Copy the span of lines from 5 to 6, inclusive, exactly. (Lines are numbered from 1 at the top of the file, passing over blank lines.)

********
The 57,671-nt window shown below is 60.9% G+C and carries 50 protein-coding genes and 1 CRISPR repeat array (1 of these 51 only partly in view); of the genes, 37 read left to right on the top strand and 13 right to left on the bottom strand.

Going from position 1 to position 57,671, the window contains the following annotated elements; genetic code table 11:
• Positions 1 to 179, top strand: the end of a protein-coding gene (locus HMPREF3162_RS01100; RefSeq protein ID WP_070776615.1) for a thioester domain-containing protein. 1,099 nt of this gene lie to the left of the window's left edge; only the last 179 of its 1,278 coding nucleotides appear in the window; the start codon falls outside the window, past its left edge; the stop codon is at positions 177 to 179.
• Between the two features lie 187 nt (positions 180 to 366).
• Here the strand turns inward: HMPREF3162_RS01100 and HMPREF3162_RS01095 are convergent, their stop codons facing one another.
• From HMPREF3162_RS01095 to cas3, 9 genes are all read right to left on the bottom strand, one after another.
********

• Here the strand turns inward: HMPREF3162_RS01100 and HMPREF3162_RS01095 are convergent, their stop codons facing one another.
• From HMPREF3162_RS01095 to cas3, 9 genes are all read right to left on the bottom strand, one after another.